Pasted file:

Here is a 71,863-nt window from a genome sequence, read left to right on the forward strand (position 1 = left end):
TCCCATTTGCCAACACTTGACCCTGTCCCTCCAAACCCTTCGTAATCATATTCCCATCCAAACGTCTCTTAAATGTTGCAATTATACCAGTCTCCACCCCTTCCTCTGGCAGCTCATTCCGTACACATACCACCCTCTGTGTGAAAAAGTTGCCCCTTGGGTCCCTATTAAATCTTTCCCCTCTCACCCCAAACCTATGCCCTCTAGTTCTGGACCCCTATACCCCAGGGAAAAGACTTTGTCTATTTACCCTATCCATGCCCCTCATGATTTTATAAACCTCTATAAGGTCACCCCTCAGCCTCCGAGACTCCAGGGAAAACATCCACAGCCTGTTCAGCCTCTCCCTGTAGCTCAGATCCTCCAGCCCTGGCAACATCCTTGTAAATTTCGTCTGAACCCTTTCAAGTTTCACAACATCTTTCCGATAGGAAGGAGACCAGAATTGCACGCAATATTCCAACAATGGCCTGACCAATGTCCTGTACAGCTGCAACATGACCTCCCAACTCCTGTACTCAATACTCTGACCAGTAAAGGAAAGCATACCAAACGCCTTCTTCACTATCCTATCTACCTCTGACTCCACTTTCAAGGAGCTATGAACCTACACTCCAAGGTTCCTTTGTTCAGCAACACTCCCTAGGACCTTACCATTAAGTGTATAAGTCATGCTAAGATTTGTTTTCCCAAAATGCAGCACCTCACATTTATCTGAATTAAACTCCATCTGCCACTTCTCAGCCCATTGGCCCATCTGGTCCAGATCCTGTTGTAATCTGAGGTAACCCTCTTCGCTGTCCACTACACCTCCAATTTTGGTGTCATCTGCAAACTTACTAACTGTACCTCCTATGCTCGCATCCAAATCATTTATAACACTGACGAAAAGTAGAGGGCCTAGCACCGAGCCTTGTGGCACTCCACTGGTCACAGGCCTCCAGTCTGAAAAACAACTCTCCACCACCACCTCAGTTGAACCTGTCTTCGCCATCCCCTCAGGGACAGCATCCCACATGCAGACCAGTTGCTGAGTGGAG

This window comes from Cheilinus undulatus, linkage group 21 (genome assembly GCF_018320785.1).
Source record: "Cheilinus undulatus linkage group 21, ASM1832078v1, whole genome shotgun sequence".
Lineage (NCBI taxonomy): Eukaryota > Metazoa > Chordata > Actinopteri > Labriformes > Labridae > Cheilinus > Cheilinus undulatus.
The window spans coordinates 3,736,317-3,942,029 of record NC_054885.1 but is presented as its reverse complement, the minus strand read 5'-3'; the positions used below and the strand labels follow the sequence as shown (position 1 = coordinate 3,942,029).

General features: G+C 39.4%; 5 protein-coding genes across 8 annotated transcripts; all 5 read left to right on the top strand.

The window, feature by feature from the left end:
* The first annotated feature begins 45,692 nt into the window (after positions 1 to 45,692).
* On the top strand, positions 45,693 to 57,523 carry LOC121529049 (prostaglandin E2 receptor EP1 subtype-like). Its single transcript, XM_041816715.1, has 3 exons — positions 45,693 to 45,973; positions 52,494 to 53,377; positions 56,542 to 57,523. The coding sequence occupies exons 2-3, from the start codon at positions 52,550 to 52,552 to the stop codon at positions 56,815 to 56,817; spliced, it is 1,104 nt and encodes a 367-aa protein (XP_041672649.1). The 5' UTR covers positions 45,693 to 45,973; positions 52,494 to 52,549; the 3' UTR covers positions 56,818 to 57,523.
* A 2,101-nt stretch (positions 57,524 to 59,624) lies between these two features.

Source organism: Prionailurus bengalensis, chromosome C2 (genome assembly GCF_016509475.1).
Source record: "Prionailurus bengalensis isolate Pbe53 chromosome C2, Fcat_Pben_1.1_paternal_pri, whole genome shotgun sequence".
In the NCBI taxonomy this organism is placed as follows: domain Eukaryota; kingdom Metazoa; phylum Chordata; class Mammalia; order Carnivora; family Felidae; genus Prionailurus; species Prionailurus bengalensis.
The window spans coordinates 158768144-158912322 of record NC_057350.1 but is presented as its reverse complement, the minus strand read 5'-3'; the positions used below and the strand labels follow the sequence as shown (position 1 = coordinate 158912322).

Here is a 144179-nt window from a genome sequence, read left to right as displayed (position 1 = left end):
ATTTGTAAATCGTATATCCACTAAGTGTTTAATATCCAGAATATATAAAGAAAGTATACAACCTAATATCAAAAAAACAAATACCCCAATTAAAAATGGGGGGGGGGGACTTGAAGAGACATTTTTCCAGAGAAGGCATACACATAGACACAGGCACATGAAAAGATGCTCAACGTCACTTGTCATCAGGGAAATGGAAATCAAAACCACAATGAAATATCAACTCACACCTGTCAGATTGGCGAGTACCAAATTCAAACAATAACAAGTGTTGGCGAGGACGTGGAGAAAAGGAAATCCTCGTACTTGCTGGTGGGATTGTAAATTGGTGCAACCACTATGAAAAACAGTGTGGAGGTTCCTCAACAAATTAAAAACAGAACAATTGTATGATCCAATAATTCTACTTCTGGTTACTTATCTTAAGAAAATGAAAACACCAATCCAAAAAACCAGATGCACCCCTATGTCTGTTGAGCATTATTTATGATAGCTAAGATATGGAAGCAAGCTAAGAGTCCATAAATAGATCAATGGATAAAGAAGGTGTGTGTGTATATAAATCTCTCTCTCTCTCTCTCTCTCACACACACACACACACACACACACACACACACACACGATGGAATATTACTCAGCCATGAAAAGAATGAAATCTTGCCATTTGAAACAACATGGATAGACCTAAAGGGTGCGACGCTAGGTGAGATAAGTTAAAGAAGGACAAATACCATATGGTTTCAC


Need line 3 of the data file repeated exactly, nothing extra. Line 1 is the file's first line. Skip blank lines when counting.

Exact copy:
This window comes from Cheilinus undulatus, linkage group 21 (genome assembly GCF_018320785.1).